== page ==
Until recently, the biggest Korean agencies were owned by powerful conglomerates, known as chaebols, that are now under pressure from the government and banks to focus on their core businesses and divest other assets like in-house ad agencies. That sell-off has allowed multinational agencies, which controlled just 7.6% of the Korean ad market in 1998, to increase their share to 36% last year and at least 47% this year, according to the Korean Federation of Advertising Associations.
WPP's acquisition of the 31% stake in LG Ad held by LG Group's two founding families, the Koos and the Huhs, will give WPP management control; the deal is expected to be completed in a month or two. Purchase price could not be learned, but based on market capitalization the 31% stake is valued at $42 million.
LG Group makes everything from consumer electronics to chemicals, and sells LG cosmetics in Asia.
The company's "restructuring plan requires LG Group to sell its ad agency," said Han Seung Ho, an advertising analyst at Hyundai Securities. "The ad business is not a core business line for the group."
An LG executive confirmed the agency is "positively engaged in negotiations" with WPP. The agency holding company had no comment.
rising ad spending
Not only is South Korea the world's 10th-largest ad market, it's one of the few countries where ad spending, expected to reach $5 billion this year from $4.4 billion last year, is growing rapidly. Multinational agencies hope that buying the in-house agency of a Korean marketer with a big global ad budget will give them the inside track on those ad dollars. LG Group, for instance, spends about $200 million outside Korea, divided among many agencies.
But South Korea is full of pitfalls. The biggest problem in buying an in-house agency with one big client is hanging on to that client when it no longer owns the agency. About $400 million of LG Ad's 2001 billings of $492 million are from LG Group, although the agency also handles Nike, Korean Air, and local banks.
"The only question is: For how many years WPP will be guaranteed the advertising of LG Group's subsidiaries," said Kim Byung Gook, an advertising analyst at the Daeshin Economic Research Institute in Seoul.
Contracts frequently require the seller to commit to keeping its business at the acquired agency for three to five years. Last year, for example, WPP bought Ad Venture, now merged with J. Walter Thompson Co., with a guarantee that one of its clients, consumer-goods marketer Aekyung, would stay for seven years.
"Without this guarantee, WPP cannot be confident about its success in Korea," Mr. Kim said of the current negotiations with LG.
Others believe a client is likely to be eager to escape when the contract ends. "What happens after they're forced to work with you for five years?" said one Korean adman. "The client will probably leave for the sake of freedom, and you've bought a five-year company. It's a bad strategy."
And it doesn't always work. In the first big chaebol sell-off, Cordiant Communications Group bought 80% of Hyundai Group's in-house agency, Diamond, for $100 million in an effort to build Hyundai cars into a global client for Bates Worldwide. But after members of the Chung family that controls Hyundai Group had a falling out, the family members in charge of the car group were no longer the ones involved in the ad agency.
Bates lost its U.S. Hyundai business earlier this year, and other agencies are chipping away at the Korean account, despite a contract signed in 1999 guaranteeing Diamond Bates the business for five years. This year Diamond Bates lost pitches for two Hyundai models, Verna and Avante, to other agencies.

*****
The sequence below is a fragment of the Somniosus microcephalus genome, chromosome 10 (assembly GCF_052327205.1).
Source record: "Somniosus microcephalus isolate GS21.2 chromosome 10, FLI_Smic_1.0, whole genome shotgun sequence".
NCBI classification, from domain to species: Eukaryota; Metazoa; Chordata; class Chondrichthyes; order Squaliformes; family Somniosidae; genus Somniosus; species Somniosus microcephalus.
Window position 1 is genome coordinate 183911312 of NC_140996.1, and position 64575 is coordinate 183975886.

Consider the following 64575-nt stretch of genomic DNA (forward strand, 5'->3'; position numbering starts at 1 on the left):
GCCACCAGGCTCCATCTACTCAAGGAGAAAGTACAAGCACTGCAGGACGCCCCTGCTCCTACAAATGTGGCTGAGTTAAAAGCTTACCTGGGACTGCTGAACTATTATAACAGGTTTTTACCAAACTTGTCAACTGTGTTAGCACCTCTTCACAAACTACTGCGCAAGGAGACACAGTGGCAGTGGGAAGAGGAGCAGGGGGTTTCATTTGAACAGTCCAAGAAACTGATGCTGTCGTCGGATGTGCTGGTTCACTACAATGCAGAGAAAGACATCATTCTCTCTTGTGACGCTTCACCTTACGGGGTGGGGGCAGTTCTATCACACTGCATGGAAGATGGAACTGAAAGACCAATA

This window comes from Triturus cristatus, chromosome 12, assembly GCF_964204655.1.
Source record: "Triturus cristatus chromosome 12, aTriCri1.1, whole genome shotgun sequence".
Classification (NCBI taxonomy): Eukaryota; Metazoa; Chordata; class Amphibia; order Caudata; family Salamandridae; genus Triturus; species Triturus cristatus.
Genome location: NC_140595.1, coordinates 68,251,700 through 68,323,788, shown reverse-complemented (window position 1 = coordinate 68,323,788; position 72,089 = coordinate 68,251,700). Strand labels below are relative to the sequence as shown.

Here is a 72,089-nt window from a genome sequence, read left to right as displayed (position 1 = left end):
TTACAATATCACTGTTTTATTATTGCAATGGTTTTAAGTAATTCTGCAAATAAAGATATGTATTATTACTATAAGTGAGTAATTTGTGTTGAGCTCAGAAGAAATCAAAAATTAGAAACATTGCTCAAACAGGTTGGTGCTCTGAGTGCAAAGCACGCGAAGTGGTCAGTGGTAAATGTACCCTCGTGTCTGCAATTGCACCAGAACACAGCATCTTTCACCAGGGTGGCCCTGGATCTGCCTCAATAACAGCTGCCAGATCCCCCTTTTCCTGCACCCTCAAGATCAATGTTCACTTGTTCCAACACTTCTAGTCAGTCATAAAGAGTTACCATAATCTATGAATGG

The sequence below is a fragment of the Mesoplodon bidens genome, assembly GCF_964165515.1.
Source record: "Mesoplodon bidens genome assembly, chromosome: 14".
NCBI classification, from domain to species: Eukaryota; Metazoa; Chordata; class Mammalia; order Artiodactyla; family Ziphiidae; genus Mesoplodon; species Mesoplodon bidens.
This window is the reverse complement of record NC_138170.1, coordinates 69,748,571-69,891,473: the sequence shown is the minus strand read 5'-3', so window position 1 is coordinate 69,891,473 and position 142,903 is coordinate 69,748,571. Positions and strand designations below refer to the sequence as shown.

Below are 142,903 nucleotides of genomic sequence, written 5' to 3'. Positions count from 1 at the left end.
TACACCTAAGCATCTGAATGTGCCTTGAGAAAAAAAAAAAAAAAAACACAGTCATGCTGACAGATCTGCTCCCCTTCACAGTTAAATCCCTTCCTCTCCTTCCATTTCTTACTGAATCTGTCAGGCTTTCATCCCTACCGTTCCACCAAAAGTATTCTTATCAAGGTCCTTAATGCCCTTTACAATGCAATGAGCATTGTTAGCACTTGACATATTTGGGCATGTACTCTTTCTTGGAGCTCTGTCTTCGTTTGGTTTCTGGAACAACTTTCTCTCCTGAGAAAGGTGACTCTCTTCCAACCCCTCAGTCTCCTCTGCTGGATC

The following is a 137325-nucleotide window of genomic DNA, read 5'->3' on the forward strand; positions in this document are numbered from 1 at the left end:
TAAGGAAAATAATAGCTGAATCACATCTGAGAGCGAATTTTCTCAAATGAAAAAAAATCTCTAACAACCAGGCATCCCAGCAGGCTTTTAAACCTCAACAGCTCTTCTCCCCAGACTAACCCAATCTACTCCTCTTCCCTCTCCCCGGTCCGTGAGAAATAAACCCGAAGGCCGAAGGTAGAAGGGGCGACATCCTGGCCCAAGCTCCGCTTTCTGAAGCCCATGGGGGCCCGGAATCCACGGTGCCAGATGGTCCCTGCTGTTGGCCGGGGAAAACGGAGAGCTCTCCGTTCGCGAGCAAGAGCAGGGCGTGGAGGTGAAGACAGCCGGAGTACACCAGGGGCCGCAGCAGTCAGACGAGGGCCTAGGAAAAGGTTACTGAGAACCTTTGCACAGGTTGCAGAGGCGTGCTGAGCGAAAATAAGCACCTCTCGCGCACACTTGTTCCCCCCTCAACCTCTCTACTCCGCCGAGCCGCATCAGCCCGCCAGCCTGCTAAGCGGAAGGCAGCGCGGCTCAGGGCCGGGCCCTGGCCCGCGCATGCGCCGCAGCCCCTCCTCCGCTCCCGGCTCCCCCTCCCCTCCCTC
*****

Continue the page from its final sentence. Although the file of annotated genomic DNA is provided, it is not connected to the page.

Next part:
Lee Young Bok, a Hyundai general manager, said the idea is to "step up competition for Hyundai Motors' ad [business] so that we get the best services."
Most of the agencies still controlled by chaebols are small ones, except Samsung-owned Cheil Communications, and Daehong Communications, South Korea's No. 1 and No. 4 agencies, respectively. Cheil, considered part of Samsung's internal marketing efforts and intent on building its own international network, isn't for sale. Daehong's future is unclear. Daehong is owned by Lotte Group, a Korean-Japanese conglomerate active in areas as diverse as confectionery, hotels and retailing.
rival and client
Cheil had billings of almost $800 million in 2002 and is the only Korean ad agency with international offices, set up to handle parent Samsung Group's consumer-electronics and telecommunications businesses. Interpublic Group of Cos.' Foote, Cone & Belding Worldwide is the global agency for Samsung's estimated $400 million account, but it has to work with Cheil as both a rival agency doing Samsung advertising and as the client, representing Samsung.
"Cheil will never be sold," said a Korean adman.
Because so much ad spending has been controlled by the chaebols, South Korea has few independent agencies. The only multinationals who have linked up with independent agencies are Publicis Groupe's Publicis and Omnicom Group's DDB Worldwide. Publicis, which owns few top 10 agencies outside of France, ranks sixth in Korea after buying the largest independent shop, Welcomm, to form Publicis Welcomm. Even rarer, DDB formed a joint-venture called Lee & DDB with one of South Korea's leading account executives.
LG, like other Korean shops, has no international network. Industry executives familiar with the WPP deal said LG is likely to work closely with Young & Rubicam and use Y&R's network. JWT has been merged into Ad Venture to form WPPMC Korea and Ogilvy & Mather Worldwide has international accounts that are potential conflicts with LG, including IBM Corp. and Motorola. Y&R handles Sony Corp. in the U.S., but LG isn't very active in the U.S. market.